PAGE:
Bill Brings Info To Families of Crash Victims
The House of Representatives has recently passed legislation authored Representative Anthony Weiner that will greatly enhance the flow of crucial information to plane crash victims. Weiner represents Belle Harbor, Queens, the site of the crash of Flight 587 in 2001.
On November 12, 2001, American Airlines Flight 587 crashed down in Belle Harbor, Queens. All 260 passengers on board perished, as did five Belle Harbor residents on the ground, and several homes were damaged or destroyed.
In the aftermath, victims were often frustrated in their desperate search for answers. Families who lost loved ones were stunned to learn that they would not be able to watch the NTSB’s Flight 587 crash hearings without traveling to Washington, D.C., a trip many could not afford. And those whose homes were lost struggled to understand their legal rights, and to determine who would help them cover the steep financial costs of rebuilding.
Rep. Weiner’s legislation, the language of which was included in the FAA re-authorization, will expand access to investigative hearings, and ensure that on-the-ground victims who sustain property damage will receive proper guidance about their rights. Under the bill:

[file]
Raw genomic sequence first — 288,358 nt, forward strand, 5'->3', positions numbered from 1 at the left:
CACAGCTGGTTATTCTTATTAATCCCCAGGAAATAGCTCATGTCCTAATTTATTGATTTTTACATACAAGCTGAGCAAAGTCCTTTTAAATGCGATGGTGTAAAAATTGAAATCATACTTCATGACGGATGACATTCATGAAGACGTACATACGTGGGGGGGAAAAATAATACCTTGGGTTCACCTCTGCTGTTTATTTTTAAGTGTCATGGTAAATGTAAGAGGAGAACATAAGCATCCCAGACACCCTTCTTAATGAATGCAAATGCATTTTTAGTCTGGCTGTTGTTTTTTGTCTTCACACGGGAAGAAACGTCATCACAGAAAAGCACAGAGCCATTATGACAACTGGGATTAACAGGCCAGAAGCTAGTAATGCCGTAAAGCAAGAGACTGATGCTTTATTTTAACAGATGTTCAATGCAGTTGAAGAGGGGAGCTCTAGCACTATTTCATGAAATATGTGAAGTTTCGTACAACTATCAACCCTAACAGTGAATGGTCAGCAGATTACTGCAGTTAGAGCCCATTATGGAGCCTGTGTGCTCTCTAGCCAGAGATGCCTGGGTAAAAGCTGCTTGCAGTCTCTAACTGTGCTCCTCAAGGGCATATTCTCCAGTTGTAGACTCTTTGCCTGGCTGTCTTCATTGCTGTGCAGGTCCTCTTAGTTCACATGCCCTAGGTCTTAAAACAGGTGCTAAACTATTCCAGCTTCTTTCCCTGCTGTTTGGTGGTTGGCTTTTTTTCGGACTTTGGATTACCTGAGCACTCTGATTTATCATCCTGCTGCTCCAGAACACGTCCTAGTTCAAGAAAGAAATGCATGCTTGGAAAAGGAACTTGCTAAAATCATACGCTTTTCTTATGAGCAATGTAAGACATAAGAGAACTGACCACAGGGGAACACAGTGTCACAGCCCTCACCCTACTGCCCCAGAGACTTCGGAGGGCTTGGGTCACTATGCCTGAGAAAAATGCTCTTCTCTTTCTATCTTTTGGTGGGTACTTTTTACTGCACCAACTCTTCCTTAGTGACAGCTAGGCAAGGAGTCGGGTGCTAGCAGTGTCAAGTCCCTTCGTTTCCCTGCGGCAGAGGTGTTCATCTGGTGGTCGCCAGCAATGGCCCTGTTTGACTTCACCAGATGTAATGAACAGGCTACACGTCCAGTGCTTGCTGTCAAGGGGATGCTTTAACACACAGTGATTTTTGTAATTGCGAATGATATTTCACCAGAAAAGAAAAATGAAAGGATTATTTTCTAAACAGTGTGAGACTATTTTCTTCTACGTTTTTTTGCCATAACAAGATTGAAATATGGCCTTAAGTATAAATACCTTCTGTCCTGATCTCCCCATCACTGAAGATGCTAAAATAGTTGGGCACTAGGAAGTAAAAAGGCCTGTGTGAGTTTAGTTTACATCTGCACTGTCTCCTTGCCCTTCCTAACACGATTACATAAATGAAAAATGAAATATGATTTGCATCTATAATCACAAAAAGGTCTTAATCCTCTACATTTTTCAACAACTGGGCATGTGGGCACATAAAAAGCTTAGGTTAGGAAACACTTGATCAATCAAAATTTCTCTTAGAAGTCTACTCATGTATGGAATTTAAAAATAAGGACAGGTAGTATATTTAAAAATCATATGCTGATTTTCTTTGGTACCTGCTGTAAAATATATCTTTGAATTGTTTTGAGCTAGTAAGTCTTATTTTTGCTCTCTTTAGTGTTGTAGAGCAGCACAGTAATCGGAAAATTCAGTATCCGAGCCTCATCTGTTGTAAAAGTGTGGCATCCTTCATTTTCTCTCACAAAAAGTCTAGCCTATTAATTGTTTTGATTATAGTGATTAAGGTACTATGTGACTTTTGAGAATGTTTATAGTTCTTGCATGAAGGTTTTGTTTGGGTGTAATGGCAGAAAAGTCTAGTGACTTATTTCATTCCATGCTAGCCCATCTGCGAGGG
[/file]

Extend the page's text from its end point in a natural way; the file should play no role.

After any plane crash, the airline will be required to provide simultaneous broadcast of any NTSB hearing in both the departure and arrival city, if and when the hearing is set to be held more than 80 miles from the accident site. That way, any interested party, especially the families of victims, will be able to watch the proceedings without incurring substantial financial hardship.
In any case where property is damaged on the ground, the responsible airline will be required to provide notice to property owners regarding who they should contact to receive compensation, and guidance on how to document their claims. Such measures should reduce the confusion that necessarily follows the traumatic events.
"Belle Harbor is a community that looks up to the heavens every day to see planes flying overhead," said Rep. Weiner. "After the events of November 12, 2001, I do not think anyone in our community will ever look at those planes the same way again. But for those of us who are charged with moving forward, we must learn the solemn lessons of Flight 587, and make it easier for victims to get the information they need."